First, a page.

Royal Columbian Hospital and Eagle Ridge Hospital

Biomarker Lactate Assessment of Shock in Trauma - BLAST

The primary aim of the BLAST study is to compare prehospital lactate levels to systolic blood pressure less than or equal to 90mmHg in ability to predict the need for resuscitative care to treat shock caused by hemorrhage following traumatic injury.

This observational study involves the testing of whole blood lactate during out-of-hospital emergency care and repeated testing upon arrival in the hospital’s emergency department using a point of care meter. Blood sampling will be done using a drop of blood discarded in the process of an intravenous catheter insertion by the paramedics at the scene of the incident. The second sample will be obtained during the process of admission lab work blood draws. This has been determined to be a minimal risk study and has been granted a waiver of informed consent.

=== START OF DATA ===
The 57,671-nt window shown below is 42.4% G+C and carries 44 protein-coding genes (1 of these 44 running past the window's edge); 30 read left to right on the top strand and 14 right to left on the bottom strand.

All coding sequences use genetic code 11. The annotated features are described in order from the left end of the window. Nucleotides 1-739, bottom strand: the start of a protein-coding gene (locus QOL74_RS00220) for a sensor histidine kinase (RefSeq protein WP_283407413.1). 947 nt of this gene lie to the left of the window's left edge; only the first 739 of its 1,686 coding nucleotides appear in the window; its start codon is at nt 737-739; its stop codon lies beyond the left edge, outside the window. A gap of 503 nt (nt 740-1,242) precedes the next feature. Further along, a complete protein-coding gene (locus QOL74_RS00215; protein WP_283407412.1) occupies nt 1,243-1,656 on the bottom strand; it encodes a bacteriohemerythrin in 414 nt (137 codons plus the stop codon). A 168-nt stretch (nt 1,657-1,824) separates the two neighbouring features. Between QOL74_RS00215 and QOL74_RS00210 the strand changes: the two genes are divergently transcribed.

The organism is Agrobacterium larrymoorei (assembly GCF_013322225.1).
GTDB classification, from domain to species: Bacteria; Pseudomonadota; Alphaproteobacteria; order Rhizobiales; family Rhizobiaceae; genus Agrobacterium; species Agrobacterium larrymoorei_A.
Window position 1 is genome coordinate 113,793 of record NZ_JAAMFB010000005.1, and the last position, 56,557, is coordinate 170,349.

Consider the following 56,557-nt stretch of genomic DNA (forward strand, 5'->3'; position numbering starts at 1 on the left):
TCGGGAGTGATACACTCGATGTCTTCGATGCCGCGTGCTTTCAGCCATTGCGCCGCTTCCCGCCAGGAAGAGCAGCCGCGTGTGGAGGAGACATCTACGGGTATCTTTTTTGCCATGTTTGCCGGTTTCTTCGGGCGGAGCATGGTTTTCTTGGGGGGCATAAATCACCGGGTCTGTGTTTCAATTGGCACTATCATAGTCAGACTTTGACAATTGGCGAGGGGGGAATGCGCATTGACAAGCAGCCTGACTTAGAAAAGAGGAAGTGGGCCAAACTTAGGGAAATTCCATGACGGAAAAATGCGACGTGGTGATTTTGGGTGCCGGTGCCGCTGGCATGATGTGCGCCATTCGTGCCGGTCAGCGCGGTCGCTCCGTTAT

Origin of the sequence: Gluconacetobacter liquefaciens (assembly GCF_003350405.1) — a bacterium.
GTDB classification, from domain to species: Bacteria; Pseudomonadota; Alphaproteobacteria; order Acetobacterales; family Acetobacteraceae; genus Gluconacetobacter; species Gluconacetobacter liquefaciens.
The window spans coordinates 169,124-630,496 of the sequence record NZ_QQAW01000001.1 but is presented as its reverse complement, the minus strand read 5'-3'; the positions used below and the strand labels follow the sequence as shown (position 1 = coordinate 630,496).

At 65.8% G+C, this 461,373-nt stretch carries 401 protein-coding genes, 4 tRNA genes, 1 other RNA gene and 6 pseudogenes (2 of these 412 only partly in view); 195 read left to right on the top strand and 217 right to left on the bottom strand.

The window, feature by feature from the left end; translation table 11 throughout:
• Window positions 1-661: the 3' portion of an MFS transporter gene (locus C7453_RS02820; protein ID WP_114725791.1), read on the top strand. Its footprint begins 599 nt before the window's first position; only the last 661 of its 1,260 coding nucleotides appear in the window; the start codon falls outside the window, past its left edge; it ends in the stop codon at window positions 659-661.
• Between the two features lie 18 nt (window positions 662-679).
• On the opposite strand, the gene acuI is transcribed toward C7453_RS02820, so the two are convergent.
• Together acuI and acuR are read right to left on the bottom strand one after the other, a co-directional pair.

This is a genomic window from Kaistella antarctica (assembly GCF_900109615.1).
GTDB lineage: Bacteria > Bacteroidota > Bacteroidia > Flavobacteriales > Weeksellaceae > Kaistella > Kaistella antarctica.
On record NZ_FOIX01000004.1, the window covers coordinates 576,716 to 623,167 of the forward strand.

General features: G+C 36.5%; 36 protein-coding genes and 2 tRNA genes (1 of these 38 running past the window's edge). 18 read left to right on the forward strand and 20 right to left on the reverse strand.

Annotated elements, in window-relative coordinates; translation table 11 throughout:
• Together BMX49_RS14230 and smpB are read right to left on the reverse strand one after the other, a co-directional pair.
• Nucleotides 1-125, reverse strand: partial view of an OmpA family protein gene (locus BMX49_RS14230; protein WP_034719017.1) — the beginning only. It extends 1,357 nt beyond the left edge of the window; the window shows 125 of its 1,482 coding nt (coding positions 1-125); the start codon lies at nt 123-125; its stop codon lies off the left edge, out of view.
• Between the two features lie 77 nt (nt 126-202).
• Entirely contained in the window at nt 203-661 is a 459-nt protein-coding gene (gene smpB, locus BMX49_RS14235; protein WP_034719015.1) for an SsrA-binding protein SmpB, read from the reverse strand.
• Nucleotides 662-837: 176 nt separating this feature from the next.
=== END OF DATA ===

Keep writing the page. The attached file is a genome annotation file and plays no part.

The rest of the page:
Patient outcomes to be measured are resuscitative care defined as the administration of packed red blood cells, emergent intervention for hemorrhage control using thoracotomy, laparotomy, pelvic fixation or interventional radiologic control of hemorrhage or death within 6 hours of arrival in the emergency department for patients with prehospital systolic blood pressures greater than 70 but less than or equal to 100.

The secondary aim is to evaluate the usefulness of point of care lactate when combined with other prehospital variables (age, heart rate, systolic blood pressure, Glasgow Coma Score, mechanism of injury) in predicting the need for resuscitative care.

(copied from the ROC website) Click here to be taken to the ROC website.